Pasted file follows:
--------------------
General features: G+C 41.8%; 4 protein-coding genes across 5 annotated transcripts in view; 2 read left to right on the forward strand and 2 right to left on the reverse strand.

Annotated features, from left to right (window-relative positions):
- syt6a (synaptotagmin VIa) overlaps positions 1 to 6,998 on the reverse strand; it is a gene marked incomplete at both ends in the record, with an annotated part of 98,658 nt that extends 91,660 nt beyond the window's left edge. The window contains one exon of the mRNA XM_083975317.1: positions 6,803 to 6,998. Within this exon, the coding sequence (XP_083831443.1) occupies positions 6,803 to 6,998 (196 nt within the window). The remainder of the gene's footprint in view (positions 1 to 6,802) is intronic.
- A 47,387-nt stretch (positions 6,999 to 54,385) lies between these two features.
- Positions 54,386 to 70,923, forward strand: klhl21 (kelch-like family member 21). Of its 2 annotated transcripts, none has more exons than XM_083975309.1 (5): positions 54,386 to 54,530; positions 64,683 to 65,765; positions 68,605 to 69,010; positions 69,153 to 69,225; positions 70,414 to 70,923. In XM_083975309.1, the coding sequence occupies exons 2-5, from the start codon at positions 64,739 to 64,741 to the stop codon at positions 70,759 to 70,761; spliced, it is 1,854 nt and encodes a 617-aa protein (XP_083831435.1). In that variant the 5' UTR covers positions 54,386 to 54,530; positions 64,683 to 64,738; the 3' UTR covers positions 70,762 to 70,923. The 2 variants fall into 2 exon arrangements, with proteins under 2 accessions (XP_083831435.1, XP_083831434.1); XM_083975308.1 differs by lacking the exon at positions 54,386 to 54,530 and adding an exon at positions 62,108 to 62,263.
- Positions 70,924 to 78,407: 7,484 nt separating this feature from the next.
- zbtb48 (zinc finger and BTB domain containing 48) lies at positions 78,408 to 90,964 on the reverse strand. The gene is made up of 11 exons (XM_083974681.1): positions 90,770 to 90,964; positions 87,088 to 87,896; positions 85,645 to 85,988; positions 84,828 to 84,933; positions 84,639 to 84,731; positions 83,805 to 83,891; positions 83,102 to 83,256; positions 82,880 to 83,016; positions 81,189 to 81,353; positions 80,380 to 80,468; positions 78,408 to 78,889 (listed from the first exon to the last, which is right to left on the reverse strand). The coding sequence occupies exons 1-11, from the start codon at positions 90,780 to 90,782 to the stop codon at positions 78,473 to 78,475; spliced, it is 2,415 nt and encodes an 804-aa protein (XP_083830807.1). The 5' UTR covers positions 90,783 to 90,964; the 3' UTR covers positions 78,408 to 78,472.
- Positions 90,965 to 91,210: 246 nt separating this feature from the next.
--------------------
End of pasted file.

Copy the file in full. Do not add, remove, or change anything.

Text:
General features: G+C 41.8%; 4 protein-coding genes across 5 annotated transcripts in view; 2 read left to right on the forward strand and 2 right to left on the reverse strand.

Annotated features, from left to right (window-relative positions):
- syt6a (synaptotagmin VIa) overlaps positions 1 to 6,998 on the reverse strand; it is a gene marked incomplete at both ends in the record, with an annotated part of 98,658 nt that extends 91,660 nt beyond the window's left edge. The window contains one exon of the mRNA XM_083975317.1: positions 6,803 to 6,998. Within this exon, the coding sequence (XP_083831443.1) occupies positions 6,803 to 6,998 (196 nt within the window). The remainder of the gene's footprint in view (positions 1 to 6,802) is intronic.
- A 47,387-nt stretch (positions 6,999 to 54,385) lies between these two features.
- Positions 54,386 to 70,923, forward strand: klhl21 (kelch-like family member 21). Of its 2 annotated transcripts, none has more exons than XM_083975309.1 (5): positions 54,386 to 54,530; positions 64,683 to 65,765; positions 68,605 to 69,010; positions 69,153 to 69,225; positions 70,414 to 70,923. In XM_083975309.1, the coding sequence occupies exons 2-5, from the start codon at positions 64,739 to 64,741 to the stop codon at positions 70,759 to 70,761; spliced, it is 1,854 nt and encodes a 617-aa protein (XP_083831435.1). In that variant the 5' UTR covers positions 54,386 to 54,530; positions 64,683 to 64,738; the 3' UTR covers positions 70,762 to 70,923. The 2 variants fall into 2 exon arrangements, with proteins under 2 accessions (XP_083831435.1, XP_083831434.1); XM_083975308.1 differs by lacking the exon at positions 54,386 to 54,530 and adding an exon at positions 62,108 to 62,263.
- Positions 70,924 to 78,407: 7,484 nt separating this feature from the next.
- zbtb48 (zinc finger and BTB domain containing 48) lies at positions 78,408 to 90,964 on the reverse strand. The gene is made up of 11 exons (XM_083974681.1): positions 90,770 to 90,964; positions 87,088 to 87,896; positions 85,645 to 85,988; positions 84,828 to 84,933; positions 84,639 to 84,731; positions 83,805 to 83,891; positions 83,102 to 83,256; positions 82,880 to 83,016; positions 81,189 to 81,353; positions 80,380 to 80,468; positions 78,408 to 78,889 (listed from the first exon to the last, which is right to left on the reverse strand). The coding sequence occupies exons 1-11, from the start codon at positions 90,780 to 90,782 to the stop codon at positions 78,473 to 78,475; spliced, it is 2,415 nt and encodes an 804-aa protein (XP_083830807.1). The 5' UTR covers positions 90,783 to 90,964; the 3' UTR covers positions 78,408 to 78,472.
- Positions 90,965 to 91,210: 246 nt separating this feature from the next.